The Round Table. Northcote's Conversations. Characteristics

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William Carew Hazlitt
Bell & Daldy, 1871 - Characters and characteristics - 568 pages
 

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Page 9 - tis no matter; Honour pricks me on. Yea, but how if honour prick me off when I come on, how then ? Can honour set to a leg ? No. Or an arm ? No. Or take away the grief of a wound? No. Honour hath no skill in surgery then ? No. What is honour? A word. What is in that word, honour ? What is that honour ? Air. A trim reckoning ! — Who hath it ? He that died o
Page 50 - Namancos and Bayona's hold ; Look homeward, Angel, now, and melt with ruth ! And, O ye dolphins, waft the hapless youth...
Page 157 - O unexpected stroke, worse than of Death! Must I thus leave thee$ Paradise? thus leave Thee, native soil! these happy walks and shades, Fit haunt of Gods? where I had hope to spend, Quiet though sad, the respite of that day That must be mortal to us both.
Page 169 - Of splendour in the grass, of glory in the flower ; We will grieve not, rather find Strength in what remains behind, In the primal sympathy Which having been must ever be, In the...
Page 152 - Two of far nobler shape erect and tall, Godlike erect, with native honour clad In naked majesty seemed lords of all, And worthy seemed, for in their looks divine The image of their glorious Maker shone, Truth, wisdom, sanctitude severe and pure, Severe, but in true filial freedom placed; Whence true authority in men...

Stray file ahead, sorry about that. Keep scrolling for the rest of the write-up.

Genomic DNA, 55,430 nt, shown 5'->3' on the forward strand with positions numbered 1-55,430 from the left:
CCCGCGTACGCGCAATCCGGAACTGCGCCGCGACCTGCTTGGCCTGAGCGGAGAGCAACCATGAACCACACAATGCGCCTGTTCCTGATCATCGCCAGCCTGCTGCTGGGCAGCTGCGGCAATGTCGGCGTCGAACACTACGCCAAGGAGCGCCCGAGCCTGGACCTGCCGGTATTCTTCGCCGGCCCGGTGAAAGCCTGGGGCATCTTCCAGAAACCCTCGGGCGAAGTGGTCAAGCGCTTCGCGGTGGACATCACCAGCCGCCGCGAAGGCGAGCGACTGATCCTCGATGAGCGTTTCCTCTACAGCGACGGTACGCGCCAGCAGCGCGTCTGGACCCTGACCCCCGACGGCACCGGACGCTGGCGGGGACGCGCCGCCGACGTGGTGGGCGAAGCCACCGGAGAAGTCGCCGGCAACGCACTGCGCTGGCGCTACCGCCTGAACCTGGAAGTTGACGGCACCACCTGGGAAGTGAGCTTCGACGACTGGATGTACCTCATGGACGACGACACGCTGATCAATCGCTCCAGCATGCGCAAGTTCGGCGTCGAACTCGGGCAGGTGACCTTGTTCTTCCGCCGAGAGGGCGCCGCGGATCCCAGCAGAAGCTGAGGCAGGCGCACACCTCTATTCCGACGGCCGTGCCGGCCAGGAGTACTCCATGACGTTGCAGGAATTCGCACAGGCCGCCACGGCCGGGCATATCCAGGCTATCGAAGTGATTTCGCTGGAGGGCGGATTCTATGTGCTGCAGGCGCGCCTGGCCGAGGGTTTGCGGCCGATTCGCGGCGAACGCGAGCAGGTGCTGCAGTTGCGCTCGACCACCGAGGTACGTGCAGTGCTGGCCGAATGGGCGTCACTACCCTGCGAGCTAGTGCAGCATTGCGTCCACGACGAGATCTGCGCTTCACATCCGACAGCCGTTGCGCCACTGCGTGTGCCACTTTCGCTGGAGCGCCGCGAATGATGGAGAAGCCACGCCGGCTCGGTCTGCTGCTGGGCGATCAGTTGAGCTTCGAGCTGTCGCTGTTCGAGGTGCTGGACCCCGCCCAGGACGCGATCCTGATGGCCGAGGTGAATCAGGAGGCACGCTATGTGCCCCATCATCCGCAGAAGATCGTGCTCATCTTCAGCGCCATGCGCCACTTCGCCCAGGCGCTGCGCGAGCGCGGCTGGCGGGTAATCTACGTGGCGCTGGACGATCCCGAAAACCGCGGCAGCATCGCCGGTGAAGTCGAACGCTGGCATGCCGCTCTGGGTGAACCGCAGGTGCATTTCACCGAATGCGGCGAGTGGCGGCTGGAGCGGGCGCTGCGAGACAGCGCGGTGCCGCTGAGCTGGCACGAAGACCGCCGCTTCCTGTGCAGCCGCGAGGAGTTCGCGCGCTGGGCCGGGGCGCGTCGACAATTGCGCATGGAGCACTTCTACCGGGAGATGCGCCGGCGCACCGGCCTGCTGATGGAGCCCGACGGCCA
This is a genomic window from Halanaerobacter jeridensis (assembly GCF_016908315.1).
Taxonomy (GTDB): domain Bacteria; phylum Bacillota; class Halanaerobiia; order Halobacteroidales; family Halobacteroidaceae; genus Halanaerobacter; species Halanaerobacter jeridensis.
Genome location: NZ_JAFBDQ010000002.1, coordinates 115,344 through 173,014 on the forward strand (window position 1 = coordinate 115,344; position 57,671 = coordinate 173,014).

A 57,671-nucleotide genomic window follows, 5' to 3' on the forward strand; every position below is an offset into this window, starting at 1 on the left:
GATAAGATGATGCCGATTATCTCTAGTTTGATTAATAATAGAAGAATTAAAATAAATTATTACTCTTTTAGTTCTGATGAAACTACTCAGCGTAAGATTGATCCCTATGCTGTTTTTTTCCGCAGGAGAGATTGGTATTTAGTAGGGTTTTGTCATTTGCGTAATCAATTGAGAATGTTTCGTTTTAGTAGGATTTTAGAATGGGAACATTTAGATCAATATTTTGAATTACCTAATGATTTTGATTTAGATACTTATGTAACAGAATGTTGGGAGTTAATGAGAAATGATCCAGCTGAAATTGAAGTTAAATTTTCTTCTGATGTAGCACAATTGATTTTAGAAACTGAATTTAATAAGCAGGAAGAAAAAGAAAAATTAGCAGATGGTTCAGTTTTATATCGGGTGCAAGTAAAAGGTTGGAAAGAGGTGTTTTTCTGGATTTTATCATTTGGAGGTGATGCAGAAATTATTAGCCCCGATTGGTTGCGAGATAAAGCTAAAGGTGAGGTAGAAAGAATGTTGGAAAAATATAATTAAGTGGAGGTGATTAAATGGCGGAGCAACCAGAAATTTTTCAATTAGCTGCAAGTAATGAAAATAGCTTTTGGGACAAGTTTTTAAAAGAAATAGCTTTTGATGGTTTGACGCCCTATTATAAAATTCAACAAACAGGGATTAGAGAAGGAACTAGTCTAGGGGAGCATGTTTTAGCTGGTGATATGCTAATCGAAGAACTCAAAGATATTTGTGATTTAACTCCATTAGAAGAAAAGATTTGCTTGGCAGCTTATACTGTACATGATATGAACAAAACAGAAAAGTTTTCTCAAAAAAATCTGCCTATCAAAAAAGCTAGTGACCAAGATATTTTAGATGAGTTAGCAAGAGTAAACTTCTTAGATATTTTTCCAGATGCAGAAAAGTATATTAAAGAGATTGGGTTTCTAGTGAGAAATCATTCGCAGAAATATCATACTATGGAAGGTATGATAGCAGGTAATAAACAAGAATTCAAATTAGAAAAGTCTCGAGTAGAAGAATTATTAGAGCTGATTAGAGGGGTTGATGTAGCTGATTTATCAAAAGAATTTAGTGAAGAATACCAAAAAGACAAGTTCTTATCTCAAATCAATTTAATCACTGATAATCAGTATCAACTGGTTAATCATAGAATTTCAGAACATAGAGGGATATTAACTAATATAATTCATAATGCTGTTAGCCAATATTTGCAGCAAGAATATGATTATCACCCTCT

Page 47 - Last came, and last did go The Pilot of the Galilean lake; Two massy keys he bore of metals twain...
Page 153 - Pure as the expanse of Heaven: I thither went, With unexperienced thought, and laid me down On the green bank, to look into the clear Smooth lake, that to me seem'd another sky. As I bent down to look, just opposite A shape within the watery gleam appear'd, Bending to look on me; I started back: It started back: but pleased I soon return'd; Pleas'd it return'd as soon, with answering looks Of sympathy and love...
Page 134 - Fame is the spur that the clear spirit doth raise (That last infirmity of Noble mind) To scorn delights, and live laborious days...
Page 34 - O, for my sake do you with Fortune chide, The guilty goddess of my harmful deeds, That did not better for my life provide Than public means which public manners breeds. Thence comes it that my name receives a brand, And almost thence my nature is subdued To what it works in, like the dyer's hand.

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